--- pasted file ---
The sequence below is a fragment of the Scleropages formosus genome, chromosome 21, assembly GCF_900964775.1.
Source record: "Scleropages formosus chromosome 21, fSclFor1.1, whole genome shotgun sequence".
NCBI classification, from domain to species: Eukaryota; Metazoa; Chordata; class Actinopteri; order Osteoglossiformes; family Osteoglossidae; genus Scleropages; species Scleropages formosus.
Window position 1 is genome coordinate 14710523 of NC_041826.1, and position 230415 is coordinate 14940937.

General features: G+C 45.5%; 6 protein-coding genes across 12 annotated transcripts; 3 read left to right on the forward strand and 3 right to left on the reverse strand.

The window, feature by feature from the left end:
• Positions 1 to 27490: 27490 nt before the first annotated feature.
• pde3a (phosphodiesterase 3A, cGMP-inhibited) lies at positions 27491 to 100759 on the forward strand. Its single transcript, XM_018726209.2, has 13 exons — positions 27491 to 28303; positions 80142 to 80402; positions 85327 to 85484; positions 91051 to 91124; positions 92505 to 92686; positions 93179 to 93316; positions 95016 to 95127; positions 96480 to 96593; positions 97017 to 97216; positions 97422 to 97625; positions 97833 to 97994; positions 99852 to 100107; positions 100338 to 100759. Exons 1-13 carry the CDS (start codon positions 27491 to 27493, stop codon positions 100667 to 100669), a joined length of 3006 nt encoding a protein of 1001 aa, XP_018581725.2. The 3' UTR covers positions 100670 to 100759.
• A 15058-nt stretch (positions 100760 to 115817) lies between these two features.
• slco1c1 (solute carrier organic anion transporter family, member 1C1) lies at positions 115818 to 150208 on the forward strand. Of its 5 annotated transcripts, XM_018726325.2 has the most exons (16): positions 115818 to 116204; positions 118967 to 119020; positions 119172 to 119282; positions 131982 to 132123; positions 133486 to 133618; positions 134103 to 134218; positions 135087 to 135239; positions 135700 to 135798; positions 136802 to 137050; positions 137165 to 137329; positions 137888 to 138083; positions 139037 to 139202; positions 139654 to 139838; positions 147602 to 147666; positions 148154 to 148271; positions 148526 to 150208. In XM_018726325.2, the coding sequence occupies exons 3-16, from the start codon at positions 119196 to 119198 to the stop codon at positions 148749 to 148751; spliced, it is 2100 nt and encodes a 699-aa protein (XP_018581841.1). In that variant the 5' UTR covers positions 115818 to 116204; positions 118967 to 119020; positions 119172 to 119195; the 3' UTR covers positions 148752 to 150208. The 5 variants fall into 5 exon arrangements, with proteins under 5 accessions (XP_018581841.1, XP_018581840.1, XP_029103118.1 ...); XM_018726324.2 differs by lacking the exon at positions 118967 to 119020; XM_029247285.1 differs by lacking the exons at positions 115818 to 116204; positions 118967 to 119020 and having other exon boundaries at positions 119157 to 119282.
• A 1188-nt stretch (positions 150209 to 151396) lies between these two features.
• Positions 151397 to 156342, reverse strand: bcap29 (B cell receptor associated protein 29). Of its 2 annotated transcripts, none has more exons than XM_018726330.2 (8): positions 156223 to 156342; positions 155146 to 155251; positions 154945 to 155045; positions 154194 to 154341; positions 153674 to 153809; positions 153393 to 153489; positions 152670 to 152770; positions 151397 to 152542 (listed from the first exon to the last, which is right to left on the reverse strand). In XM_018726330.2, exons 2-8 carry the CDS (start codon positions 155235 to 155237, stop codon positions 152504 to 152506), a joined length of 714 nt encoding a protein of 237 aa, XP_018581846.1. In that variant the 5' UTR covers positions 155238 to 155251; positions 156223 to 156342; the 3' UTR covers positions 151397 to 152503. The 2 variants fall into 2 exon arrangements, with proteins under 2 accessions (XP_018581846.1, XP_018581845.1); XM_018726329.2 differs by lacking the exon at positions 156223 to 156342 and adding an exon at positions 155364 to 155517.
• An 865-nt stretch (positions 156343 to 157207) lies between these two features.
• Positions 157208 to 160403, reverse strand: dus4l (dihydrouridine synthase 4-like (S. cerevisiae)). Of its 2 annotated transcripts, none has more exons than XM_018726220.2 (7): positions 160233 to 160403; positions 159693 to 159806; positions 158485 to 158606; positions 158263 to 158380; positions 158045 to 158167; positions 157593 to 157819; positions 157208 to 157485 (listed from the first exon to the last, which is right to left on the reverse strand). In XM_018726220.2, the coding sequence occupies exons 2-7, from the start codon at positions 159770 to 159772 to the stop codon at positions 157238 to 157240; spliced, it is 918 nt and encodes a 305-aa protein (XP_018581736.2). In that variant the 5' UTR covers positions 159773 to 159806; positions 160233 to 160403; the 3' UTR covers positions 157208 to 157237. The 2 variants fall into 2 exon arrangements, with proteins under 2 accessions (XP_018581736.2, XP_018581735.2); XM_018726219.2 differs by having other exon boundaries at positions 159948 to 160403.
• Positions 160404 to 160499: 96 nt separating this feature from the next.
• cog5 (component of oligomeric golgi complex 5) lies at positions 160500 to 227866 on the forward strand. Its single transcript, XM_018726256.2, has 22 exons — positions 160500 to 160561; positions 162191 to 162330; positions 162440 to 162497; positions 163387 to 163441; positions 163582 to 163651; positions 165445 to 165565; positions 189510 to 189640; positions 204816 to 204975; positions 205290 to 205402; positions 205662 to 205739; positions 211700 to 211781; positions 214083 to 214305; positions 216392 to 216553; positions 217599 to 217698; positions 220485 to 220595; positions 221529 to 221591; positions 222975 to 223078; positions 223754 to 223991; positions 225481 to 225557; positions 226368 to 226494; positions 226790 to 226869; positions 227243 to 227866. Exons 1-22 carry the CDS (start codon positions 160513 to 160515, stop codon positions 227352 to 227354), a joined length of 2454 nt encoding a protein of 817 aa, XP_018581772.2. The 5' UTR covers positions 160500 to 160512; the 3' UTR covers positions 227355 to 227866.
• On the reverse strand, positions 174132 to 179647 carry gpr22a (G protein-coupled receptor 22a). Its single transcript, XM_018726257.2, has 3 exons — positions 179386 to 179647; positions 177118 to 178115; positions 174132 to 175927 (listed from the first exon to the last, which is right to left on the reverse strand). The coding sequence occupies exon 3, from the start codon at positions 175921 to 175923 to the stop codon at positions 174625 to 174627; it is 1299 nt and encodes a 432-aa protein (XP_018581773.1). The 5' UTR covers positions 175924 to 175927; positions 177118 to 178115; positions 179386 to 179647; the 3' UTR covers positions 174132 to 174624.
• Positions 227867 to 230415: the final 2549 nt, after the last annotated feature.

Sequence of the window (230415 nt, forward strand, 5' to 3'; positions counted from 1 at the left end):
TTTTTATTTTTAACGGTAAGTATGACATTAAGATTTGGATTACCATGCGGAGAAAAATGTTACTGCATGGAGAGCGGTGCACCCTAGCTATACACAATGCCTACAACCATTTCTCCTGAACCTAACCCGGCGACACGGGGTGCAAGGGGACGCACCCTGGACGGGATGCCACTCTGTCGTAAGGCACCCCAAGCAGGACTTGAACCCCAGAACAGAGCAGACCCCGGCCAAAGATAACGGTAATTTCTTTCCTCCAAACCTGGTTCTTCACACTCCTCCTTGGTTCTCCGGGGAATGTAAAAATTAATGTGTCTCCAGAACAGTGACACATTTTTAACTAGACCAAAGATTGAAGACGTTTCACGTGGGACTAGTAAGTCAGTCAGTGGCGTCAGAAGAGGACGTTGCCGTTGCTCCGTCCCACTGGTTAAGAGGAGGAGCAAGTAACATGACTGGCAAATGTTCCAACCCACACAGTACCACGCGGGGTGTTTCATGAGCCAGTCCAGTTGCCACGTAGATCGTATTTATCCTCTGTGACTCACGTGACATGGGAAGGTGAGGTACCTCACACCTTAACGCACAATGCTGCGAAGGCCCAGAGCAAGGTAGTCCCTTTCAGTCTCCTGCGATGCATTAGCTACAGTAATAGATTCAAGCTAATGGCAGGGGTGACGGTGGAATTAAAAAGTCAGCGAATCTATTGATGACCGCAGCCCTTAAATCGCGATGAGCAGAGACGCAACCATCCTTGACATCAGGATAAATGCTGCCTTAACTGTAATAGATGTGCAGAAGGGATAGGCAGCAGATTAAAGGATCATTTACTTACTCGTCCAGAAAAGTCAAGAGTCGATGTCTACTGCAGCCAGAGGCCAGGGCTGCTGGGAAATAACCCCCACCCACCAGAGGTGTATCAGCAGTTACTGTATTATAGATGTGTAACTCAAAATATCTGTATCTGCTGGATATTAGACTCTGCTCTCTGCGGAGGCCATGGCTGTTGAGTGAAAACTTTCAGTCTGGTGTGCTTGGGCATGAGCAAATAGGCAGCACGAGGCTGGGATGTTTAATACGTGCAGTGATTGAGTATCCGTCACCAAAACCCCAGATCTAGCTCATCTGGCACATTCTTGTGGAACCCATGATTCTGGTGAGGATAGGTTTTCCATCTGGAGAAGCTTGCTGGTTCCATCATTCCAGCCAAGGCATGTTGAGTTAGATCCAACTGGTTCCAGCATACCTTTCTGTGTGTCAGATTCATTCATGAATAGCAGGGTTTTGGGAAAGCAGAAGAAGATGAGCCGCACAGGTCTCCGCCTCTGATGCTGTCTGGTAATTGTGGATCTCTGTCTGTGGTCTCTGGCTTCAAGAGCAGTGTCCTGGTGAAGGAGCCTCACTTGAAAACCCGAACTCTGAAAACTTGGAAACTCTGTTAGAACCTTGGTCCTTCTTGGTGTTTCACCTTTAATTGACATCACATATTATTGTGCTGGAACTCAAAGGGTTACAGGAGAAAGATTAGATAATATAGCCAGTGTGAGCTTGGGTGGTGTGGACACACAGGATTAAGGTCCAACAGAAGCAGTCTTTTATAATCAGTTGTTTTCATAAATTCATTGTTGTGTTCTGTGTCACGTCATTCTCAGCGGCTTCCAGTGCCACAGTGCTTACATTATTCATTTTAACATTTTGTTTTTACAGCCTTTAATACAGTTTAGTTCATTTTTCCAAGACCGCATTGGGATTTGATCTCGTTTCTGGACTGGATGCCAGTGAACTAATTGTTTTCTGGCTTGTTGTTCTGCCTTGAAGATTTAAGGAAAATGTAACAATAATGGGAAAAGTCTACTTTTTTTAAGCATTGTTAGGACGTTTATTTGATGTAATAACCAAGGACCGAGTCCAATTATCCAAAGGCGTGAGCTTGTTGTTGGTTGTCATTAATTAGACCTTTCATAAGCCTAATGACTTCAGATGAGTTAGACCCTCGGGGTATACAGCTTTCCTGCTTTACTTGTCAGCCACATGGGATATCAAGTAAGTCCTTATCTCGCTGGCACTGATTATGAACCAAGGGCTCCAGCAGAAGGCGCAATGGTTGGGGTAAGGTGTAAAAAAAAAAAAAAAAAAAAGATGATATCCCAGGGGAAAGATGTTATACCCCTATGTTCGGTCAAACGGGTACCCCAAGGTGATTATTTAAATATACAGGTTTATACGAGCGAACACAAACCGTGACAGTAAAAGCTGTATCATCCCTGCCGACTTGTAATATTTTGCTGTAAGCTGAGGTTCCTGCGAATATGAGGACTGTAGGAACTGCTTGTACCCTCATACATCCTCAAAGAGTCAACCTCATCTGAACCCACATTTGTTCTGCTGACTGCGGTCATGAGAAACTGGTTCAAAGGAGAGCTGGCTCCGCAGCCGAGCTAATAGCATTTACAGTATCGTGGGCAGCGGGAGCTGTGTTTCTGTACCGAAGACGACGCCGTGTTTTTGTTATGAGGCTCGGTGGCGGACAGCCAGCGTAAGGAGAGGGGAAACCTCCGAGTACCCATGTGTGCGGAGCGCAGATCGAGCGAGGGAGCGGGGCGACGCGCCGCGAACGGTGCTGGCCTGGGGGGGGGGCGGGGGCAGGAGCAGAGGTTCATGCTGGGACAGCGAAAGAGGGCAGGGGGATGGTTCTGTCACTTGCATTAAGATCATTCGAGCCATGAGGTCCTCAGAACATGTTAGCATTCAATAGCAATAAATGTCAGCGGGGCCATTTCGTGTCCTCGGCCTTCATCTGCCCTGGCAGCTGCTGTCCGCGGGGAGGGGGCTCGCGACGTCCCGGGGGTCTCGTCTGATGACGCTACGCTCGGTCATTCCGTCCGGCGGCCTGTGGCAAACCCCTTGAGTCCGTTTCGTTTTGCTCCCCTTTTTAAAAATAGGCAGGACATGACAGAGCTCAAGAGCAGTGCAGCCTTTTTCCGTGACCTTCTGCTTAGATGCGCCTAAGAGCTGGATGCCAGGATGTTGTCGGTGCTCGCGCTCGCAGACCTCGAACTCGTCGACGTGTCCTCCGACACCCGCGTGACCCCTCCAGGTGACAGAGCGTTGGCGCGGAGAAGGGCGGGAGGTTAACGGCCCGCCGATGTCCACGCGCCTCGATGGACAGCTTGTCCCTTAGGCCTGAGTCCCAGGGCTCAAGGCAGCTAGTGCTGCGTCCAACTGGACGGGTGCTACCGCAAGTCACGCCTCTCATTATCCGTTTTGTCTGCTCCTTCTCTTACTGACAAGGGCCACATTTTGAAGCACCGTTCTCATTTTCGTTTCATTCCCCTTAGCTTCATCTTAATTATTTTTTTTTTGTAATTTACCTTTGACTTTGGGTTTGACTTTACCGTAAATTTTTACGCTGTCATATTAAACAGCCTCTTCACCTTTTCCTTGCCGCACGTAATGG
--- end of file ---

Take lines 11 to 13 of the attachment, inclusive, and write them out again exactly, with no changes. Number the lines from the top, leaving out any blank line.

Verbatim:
• A 1188-nt stretch (positions 150209 to 151396) lies between these two features.
• Positions 151397 to 156342, reverse strand: bcap29 (B cell receptor associated protein 29). Of its 2 annotated transcripts, none has more exons than XM_018726330.2 (8): positions 156223 to 156342; positions 155146 to 155251; positions 154945 to 155045; positions 154194 to 154341; positions 153674 to 153809; positions 153393 to 153489; positions 152670 to 152770; positions 151397 to 152542 (listed from the first exon to the last, which is right to left on the reverse strand). In XM_018726330.2, exons 2-8 carry the CDS (start codon positions 155235 to 155237, stop codon positions 152504 to 152506), a joined length of 714 nt encoding a protein of 237 aa, XP_018581846.1. In that variant the 5' UTR covers positions 155238 to 155251; positions 156223 to 156342; the 3' UTR covers positions 151397 to 152503. The 2 variants fall into 2 exon arrangements, with proteins under 2 accessions (XP_018581846.1, XP_018581845.1); XM_018726329.2 differs by lacking the exon at positions 156223 to 156342 and adding an exon at positions 155364 to 155517.
• An 865-nt stretch (positions 156343 to 157207) lies between these two features.